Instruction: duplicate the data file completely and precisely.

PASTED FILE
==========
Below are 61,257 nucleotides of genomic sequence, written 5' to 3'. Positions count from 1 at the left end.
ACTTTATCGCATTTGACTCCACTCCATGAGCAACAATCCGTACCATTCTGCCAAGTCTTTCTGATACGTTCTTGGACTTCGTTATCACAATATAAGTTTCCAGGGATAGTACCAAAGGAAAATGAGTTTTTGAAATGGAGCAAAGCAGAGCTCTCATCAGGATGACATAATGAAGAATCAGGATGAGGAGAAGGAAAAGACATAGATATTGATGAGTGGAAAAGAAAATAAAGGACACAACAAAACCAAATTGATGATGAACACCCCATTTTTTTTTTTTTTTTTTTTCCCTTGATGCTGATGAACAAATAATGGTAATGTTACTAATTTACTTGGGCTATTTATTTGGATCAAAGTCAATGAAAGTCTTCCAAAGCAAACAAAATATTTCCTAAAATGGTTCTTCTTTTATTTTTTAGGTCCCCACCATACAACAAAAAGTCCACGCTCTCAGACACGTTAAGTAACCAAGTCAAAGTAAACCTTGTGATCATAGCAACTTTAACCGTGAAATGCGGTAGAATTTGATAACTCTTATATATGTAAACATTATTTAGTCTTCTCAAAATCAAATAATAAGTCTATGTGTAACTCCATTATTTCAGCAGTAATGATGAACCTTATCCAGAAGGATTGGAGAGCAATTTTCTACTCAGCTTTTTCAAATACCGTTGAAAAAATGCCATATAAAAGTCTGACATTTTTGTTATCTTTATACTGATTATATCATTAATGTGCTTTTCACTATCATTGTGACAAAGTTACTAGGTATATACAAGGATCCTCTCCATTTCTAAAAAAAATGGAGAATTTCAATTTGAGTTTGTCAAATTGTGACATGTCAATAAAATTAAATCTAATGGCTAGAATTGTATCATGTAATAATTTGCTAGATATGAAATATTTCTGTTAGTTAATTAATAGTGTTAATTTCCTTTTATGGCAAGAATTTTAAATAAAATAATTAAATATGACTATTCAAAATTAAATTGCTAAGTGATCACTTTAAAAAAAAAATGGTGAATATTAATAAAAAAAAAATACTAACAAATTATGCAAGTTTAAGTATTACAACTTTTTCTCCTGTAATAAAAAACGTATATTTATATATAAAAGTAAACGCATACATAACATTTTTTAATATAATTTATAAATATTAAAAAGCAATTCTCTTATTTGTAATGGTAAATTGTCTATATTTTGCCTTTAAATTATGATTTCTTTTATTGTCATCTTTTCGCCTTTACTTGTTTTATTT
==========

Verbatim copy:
Below are 61,257 nucleotides of genomic sequence, written 5' to 3'. Positions count from 1 at the left end.
ACTTTATCGCATTTGACTCCACTCCATGAGCAACAATCCGTACCATTCTGCCAAGTCTTTCTGATACGTTCTTGGACTTCGTTATCACAATATAAGTTTCCAGGGATAGTACCAAAGGAAAATGAGTTTTTGAAATGGAGCAAAGCAGAGCTCTCATCAGGATGACATAATGAAGAATCAGGATGAGGAGAAGGAAAAGACATAGATATTGATGAGTGGAAAAGAAAATAAAGGACACAACAAAACCAAATTGATGATGAACACCCCATTTTTTTTTTTTTTTTTTTTCCCTTGATGCTGATGAACAAATAATGGTAATGTTACTAATTTACTTGGGCTATTTATTTGGATCAAAGTCAATGAAAGTCTTCCAAAGCAAACAAAATATTTCCTAAAATGGTTCTTCTTTTATTTTTTAGGTCCCCACCATACAACAAAAAGTCCACGCTCTCAGACACGTTAAGTAACCAAGTCAAAGTAAACCTTGTGATCATAGCAACTTTAACCGTGAAATGCGGTAGAATTTGATAACTCTTATATATGTAAACATTATTTAGTCTTCTCAAAATCAAATAATAAGTCTATGTGTAACTCCATTATTTCAGCAGTAATGATGAACCTTATCCAGAAGGATTGGAGAGCAATTTTCTACTCAGCTTTTTCAAATACCGTTGAAAAAATGCCATATAAAAGTCTGACATTTTTGTTATCTTTATACTGATTATATCATTAATGTGCTTTTCACTATCATTGTGACAAAGTTACTAGGTATATACAAGGATCCTCTCCATTTCTAAAAAAAATGGAGAATTTCAATTTGAGTTTGTCAAATTGTGACATGTCAATAAAATTAAATCTAATGGCTAGAATTGTATCATGTAATAATTTGCTAGATATGAAATATTTCTGTTAGTTAATTAATAGTGTTAATTTCCTTTTATGGCAAGAATTTTAAATAAAATAATTAAATATGACTATTCAAAATTAAATTGCTAAGTGATCACTTTAAAAAAAAAATGGTGAATATTAATAAAAAAAAAATACTAACAAATTATGCAAGTTTAAGTATTACAACTTTTTCTCCTGTAATAAAAAACGTATATTTATATATAAAAGTAAACGCATACATAACATTTTTTAATATAATTTATAAATATTAAAAAGCAATTCTCTTATTTGTAATGGTAAATTGTCTATATTTTGCCTTTAAATTATGATTTCTTTTATTGTCATCTTTTCGCCTTTACTTGTTTTATTT